I’ve come to know many Christian families in Pakistan and photographed for a while in a Christian community in Islamabad a few years ago. And what I always try to do in all my work is show the person in my photographs. A humanity, shared humanity, so we don’t focus on our differences, but on what we have in common. Rich or poor, black or white, Muslim, Christian or Atheist, in the first place we are human being who want the same things in life.

Why?  How can they kill in the name of anything really? On the basis of another God you worship? Another color of ones skin? Another language you speak? What makes them decide they have the right to choose that another life, another human being is not worth living and you can just kill them off? Just like that…

I’m just so sick of it all…


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Unite to end TB


Today is World TB day, and it reminded me of an assignment I did 3 years ago with Doctors without Borders.

I traveled to Tajikistan, where I photographed children being treated by MSF for Multiple Drug resistant TB (MDR TB), a very long and hard process for these often very young children.  Try explaining to a 6 year old to take multiple medicine every day that give multiple side effects for about 2 years but which are necessary to get cured …

This year’s World TB theme is ‘Unite to end TB’ and that title reminded me of photographing my first patient in Dushanbe. 18 year old Mijgona, who was the first fully cured MDR TB patient in MSF‘s TB program in Tajikistan, which was being celebrated with a small party.

United in celebrating. A happy moment and hopefully it was a reminder for some of the other children still in process of the treatment, that there was hope.


© Wendy Marijnissen

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Sheema gi

On this International Women’s day, I want to introduce you to an amazing woman that I am honored to call my friend.

Sheema Kermani, dancer, theatre director and activist from Karachi, Pakistan.


She lives in a country where women’s rights still have a long way to go. Where some laws might be changing slowly in favor of equal rights, but where implementing these laws is not really happening yet.

She lives in a place where people still look down upon the art of dancing, deemed as unislamic and improper.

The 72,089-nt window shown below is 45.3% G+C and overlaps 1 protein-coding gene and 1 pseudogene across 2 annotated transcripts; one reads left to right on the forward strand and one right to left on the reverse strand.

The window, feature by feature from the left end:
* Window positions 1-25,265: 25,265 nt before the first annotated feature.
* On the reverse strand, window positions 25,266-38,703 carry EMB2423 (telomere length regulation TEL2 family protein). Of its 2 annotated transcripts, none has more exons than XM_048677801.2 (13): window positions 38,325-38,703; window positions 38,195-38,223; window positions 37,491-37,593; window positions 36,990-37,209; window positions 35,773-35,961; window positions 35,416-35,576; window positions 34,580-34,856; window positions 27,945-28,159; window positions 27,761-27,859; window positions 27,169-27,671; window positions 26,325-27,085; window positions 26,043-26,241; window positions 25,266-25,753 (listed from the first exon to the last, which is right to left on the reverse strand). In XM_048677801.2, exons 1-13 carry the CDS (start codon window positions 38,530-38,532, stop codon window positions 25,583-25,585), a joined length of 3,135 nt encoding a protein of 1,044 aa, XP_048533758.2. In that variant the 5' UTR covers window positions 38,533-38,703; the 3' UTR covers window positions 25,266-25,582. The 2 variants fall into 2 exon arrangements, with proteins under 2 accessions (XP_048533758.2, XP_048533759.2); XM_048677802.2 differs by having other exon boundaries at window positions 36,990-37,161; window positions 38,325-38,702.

All that doesn’t stop Sheema, who is a true force of energy, which is needed to keep motivated in advocating change that isn’t effecting in immediate results. She teaches the Indian classical dance art like Bharatanatyam and Odissi to young women and uses theatre to bring messages of equal rights, violence against women, rape etc to villages all over Pakistan where the majority of the people can’t even read or write.

In an interview with her she also says this: ‘The arts and the women of Pakistan have been the two major victims of Zia’s policies. The state introduced legal and social forms of control over women as part of its campaign of suppression and made women’s sexuality their business. State forces were preoccupied with women’s dress, their movements, their sexuality and their very presence in public spaces. In the name of religion, laws like the “Hudood Ordinances”, “Qisas”, “Diyat” and “Blasphemy Laws” were introduced and are prime examples of laws that devalue women, arts and humanity. The very first programme that was banned on PTV by Gen. Zia ul Haq was ‘Payal,’ a dance programme. But as it happens with anything that is banned, people always find a way to circumvent it. We do not announce our institution as a dance academy. We offer training in dance but call it movement classes. I run Tehrik-e-Niswan and we use dance as a movement for theatre of protest.’

Women like Sheema are an inspiration to me. They breathe energy and power. The power of women.

So… happy women’s day Sheema. Thank you for being a beautiful part of my life.


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Moonie’s daughter

© Wendy Marijnissen

© Wendy Marijnissen